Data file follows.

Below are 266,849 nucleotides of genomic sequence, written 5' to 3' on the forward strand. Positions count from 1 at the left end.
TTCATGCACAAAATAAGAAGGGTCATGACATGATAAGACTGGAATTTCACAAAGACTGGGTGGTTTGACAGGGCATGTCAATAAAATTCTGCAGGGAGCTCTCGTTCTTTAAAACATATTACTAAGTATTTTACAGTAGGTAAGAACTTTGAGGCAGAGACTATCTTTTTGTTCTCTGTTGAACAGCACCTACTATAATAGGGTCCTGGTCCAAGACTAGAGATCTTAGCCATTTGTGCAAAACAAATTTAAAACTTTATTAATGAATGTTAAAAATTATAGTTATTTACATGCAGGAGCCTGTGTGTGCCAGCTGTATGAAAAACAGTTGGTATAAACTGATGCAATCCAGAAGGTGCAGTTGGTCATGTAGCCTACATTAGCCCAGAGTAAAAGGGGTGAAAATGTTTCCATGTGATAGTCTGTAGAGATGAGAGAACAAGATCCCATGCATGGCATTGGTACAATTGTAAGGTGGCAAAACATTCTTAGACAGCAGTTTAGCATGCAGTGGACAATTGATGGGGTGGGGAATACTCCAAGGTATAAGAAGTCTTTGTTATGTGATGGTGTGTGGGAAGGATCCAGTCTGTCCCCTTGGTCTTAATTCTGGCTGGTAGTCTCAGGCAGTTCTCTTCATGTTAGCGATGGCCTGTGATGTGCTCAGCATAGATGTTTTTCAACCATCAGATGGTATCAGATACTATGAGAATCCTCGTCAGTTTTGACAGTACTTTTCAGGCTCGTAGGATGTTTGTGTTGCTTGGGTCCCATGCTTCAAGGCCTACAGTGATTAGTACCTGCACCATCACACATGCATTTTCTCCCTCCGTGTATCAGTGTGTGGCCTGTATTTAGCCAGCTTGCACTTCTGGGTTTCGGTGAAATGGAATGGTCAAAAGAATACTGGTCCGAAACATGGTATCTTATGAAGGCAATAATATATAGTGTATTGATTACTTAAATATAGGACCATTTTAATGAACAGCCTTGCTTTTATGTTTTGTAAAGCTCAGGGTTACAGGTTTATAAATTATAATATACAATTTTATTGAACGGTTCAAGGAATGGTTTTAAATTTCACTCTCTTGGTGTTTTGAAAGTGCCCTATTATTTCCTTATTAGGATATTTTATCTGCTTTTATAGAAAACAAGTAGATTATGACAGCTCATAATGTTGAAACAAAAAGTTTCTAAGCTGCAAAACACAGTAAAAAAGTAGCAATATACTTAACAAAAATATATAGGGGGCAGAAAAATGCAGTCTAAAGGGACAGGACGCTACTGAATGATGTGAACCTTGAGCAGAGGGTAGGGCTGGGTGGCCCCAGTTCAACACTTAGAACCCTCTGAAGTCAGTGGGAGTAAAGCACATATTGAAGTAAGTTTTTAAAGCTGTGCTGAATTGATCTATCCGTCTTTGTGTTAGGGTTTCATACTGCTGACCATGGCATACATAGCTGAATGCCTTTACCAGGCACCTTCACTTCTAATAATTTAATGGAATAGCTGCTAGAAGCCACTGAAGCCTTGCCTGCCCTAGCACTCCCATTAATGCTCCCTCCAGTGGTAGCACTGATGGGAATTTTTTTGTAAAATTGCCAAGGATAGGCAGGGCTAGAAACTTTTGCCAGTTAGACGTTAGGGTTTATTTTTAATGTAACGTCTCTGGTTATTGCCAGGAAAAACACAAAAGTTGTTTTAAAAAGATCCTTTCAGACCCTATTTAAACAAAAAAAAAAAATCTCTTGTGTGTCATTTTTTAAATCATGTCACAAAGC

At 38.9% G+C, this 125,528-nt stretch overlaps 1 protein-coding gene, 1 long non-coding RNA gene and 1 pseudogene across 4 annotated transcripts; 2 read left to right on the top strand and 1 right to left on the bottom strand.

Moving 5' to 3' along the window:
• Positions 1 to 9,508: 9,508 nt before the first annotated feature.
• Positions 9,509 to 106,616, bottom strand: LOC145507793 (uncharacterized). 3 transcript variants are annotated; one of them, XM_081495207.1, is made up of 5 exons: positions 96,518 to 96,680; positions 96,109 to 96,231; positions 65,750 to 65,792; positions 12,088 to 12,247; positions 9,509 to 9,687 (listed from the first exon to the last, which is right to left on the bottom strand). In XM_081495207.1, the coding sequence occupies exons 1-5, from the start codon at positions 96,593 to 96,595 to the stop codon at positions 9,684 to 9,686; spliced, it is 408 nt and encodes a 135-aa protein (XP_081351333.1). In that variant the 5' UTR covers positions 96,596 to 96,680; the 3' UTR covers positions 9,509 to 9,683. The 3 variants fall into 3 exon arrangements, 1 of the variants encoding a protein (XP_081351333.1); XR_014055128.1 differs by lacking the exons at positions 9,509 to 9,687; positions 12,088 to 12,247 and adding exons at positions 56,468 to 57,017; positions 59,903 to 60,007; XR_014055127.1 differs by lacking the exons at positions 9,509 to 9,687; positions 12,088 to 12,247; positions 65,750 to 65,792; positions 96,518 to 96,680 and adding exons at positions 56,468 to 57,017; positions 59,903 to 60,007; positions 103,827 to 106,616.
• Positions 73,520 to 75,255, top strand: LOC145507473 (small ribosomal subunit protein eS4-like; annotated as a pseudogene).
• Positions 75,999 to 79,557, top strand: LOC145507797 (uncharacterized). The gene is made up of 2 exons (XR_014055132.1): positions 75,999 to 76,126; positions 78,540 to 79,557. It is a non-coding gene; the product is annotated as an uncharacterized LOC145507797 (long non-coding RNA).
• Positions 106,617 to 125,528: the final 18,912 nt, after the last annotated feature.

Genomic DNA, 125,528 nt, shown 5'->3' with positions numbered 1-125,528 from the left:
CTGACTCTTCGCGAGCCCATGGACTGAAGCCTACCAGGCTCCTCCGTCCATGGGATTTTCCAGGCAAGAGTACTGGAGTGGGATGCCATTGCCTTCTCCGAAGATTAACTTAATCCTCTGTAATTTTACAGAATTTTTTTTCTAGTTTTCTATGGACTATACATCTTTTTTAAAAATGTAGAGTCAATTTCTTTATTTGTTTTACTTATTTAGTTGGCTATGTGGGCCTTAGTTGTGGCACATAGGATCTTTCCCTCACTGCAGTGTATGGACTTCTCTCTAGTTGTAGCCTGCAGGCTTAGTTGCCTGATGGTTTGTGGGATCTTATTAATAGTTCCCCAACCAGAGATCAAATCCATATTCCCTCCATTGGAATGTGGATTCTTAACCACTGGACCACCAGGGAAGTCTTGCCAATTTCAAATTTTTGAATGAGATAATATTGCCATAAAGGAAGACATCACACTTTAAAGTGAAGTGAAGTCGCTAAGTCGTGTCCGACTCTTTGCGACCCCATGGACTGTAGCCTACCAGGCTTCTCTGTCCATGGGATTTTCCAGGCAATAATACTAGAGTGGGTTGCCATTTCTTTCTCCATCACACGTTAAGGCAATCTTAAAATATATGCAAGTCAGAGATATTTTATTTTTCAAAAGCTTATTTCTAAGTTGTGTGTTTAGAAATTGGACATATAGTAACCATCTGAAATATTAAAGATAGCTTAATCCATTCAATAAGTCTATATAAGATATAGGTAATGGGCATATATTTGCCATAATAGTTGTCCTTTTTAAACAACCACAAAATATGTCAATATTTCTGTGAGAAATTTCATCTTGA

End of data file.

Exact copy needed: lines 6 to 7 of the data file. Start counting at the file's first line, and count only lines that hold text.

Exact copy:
• Positions 9,509 to 106,616, bottom strand: LOC145507793 (uncharacterized). 3 transcript variants are annotated; one of them, XM_081495207.1, is made up of 5 exons: positions 96,518 to 96,680; positions 96,109 to 96,231; positions 65,750 to 65,792; positions 12,088 to 12,247; positions 9,509 to 9,687 (listed from the first exon to the last, which is right to left on the bottom strand). In XM_081495207.1, the coding sequence occupies exons 1-5, from the start codon at positions 96,593 to 96,595 to the stop codon at positions 9,684 to 9,686; spliced, it is 408 nt and encodes a 135-aa protein (XP_081351333.1). In that variant the 5' UTR covers positions 96,596 to 96,680; the 3' UTR covers positions 9,509 to 9,683. The 3 variants fall into 3 exon arrangements, 1 of the variants encoding a protein (XP_081351333.1); XR_014055128.1 differs by lacking the exons at positions 9,509 to 9,687; positions 12,088 to 12,247 and adding exons at positions 56,468 to 57,017; positions 59,903 to 60,007; XR_014055127.1 differs by lacking the exons at positions 9,509 to 9,687; positions 12,088 to 12,247; positions 65,750 to 65,792; positions 96,518 to 96,680 and adding exons at positions 56,468 to 57,017; positions 59,903 to 60,007; positions 103,827 to 106,616.
• Positions 73,520 to 75,255, top strand: LOC145507473 (small ribosomal subunit protein eS4-like; annotated as a pseudogene).